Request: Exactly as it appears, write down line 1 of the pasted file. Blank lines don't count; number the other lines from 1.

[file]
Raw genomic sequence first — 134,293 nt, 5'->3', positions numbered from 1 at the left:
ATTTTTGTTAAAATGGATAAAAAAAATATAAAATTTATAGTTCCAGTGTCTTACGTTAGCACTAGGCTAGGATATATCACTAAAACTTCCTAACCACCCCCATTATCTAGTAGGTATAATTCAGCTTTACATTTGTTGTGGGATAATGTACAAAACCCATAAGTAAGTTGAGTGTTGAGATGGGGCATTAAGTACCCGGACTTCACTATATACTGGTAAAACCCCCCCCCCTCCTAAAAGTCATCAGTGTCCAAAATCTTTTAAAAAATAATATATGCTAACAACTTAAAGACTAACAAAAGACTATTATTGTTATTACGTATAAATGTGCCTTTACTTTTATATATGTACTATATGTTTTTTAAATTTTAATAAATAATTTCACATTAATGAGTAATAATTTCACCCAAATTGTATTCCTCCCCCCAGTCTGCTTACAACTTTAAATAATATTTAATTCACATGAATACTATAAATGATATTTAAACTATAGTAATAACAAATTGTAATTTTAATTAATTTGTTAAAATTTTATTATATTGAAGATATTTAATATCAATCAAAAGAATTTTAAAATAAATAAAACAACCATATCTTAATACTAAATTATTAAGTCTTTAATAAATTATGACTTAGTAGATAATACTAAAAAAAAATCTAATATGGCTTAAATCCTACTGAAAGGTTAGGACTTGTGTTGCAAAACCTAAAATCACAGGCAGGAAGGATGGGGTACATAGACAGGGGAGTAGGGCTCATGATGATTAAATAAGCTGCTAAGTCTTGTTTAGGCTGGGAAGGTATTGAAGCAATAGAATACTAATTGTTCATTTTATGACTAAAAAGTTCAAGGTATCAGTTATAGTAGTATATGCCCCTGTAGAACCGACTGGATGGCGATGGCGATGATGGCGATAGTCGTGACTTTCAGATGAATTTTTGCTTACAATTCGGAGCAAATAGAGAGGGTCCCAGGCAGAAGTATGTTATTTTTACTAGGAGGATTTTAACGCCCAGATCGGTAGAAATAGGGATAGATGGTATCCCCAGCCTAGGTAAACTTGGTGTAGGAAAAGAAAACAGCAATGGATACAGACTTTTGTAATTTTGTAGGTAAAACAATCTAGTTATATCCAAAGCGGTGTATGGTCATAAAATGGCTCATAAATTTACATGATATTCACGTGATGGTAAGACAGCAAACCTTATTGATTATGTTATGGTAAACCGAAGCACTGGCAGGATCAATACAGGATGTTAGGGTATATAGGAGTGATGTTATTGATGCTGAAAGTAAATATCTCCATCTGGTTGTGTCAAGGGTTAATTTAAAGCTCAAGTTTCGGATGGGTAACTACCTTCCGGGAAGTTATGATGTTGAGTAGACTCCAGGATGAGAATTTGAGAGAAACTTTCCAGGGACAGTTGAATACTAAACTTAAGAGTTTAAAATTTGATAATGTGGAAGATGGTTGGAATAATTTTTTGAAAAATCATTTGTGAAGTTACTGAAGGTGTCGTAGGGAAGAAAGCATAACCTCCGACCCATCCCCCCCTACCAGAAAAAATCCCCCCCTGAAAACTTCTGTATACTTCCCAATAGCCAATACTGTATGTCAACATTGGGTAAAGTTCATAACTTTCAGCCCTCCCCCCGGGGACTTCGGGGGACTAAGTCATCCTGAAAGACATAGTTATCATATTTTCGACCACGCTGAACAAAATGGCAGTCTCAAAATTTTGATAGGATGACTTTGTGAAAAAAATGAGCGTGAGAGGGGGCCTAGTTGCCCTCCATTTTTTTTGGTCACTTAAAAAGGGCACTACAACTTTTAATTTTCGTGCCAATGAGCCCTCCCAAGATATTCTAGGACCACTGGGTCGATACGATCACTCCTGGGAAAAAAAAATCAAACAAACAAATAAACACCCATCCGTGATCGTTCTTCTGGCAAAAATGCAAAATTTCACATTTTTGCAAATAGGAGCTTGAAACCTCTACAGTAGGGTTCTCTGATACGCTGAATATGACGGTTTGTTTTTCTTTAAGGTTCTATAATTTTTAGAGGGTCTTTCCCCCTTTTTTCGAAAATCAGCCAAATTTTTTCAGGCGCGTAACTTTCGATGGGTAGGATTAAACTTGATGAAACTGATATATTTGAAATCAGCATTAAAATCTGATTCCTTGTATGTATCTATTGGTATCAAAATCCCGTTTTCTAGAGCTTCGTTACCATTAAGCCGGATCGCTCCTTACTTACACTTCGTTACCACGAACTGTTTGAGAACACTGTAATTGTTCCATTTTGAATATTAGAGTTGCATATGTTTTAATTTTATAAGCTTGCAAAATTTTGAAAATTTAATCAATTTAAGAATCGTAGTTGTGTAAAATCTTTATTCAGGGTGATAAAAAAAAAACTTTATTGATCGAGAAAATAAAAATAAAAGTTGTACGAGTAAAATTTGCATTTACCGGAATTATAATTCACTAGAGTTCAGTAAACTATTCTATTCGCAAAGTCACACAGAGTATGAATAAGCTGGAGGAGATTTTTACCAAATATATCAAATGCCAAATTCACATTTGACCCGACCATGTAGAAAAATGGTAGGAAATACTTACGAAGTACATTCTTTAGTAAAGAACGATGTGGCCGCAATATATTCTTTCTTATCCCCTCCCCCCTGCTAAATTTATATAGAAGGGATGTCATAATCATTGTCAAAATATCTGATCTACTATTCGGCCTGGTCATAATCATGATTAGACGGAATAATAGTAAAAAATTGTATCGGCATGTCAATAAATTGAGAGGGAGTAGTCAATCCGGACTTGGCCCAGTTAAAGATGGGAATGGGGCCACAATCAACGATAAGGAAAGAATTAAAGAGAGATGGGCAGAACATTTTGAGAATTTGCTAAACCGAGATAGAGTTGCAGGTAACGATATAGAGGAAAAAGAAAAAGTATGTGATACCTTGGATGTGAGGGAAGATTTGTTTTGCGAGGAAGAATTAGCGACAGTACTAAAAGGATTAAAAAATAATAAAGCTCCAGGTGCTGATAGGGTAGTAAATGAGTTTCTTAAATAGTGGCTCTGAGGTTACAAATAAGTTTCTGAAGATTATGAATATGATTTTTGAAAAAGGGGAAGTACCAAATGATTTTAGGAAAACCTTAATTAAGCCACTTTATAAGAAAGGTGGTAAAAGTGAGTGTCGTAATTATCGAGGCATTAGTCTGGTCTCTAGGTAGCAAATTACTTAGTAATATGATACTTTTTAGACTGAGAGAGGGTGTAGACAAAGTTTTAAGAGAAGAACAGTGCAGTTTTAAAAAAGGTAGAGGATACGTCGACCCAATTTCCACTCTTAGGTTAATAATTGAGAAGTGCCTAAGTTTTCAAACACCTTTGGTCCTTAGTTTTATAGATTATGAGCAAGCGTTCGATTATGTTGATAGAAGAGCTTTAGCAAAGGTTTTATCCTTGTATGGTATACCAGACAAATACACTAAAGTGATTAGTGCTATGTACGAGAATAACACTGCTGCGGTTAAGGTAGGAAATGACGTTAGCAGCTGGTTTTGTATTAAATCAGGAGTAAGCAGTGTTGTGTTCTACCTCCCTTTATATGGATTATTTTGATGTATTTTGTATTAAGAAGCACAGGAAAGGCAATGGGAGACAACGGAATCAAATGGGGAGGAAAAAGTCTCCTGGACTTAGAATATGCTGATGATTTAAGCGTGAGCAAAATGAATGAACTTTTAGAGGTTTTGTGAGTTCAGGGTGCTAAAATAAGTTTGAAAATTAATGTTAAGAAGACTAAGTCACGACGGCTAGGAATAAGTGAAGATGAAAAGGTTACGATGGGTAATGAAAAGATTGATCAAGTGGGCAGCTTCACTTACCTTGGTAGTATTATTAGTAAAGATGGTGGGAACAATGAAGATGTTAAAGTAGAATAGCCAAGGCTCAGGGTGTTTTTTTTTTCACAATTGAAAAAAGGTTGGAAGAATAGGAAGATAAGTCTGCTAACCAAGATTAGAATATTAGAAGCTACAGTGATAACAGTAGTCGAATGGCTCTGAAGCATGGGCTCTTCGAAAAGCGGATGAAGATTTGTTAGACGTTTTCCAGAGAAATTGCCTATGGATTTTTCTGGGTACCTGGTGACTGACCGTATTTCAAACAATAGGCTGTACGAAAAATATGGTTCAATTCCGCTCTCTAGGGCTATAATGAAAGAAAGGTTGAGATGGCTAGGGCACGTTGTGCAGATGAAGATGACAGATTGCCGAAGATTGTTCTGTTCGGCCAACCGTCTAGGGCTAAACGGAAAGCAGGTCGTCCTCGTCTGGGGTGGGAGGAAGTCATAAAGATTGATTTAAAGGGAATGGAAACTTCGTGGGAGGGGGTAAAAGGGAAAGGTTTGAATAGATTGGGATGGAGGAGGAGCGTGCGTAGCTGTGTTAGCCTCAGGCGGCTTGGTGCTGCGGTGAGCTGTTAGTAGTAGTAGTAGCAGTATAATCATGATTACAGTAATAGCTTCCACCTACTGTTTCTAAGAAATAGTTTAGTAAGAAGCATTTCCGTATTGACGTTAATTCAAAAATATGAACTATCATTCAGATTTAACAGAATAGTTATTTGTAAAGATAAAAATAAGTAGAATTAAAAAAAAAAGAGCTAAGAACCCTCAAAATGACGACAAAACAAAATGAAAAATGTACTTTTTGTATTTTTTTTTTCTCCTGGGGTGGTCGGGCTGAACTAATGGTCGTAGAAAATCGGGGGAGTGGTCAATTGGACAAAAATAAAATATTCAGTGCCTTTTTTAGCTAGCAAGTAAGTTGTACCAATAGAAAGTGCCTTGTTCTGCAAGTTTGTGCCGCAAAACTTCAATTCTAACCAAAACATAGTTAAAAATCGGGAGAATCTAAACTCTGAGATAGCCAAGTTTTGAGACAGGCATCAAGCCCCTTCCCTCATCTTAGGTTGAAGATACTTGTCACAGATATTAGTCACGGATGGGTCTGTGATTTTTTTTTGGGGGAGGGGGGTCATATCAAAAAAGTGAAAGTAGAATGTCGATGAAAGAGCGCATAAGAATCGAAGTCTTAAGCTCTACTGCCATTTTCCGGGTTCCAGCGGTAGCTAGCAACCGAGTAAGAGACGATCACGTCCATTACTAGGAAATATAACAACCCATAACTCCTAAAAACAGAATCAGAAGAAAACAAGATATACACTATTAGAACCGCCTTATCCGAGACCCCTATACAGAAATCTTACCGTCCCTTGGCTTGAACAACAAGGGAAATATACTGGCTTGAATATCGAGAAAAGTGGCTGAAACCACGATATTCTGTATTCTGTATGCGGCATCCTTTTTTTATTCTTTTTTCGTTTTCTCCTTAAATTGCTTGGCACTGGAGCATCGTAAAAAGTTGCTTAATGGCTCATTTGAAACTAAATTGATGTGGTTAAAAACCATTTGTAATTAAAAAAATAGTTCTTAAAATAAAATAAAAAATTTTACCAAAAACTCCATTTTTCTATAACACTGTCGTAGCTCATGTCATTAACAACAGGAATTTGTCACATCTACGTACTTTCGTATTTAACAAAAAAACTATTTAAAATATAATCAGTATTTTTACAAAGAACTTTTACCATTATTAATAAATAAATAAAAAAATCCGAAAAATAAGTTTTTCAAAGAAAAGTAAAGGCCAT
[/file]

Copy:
Raw genomic sequence first — 134,293 nt, 5'->3', positions numbered from 1 at the left: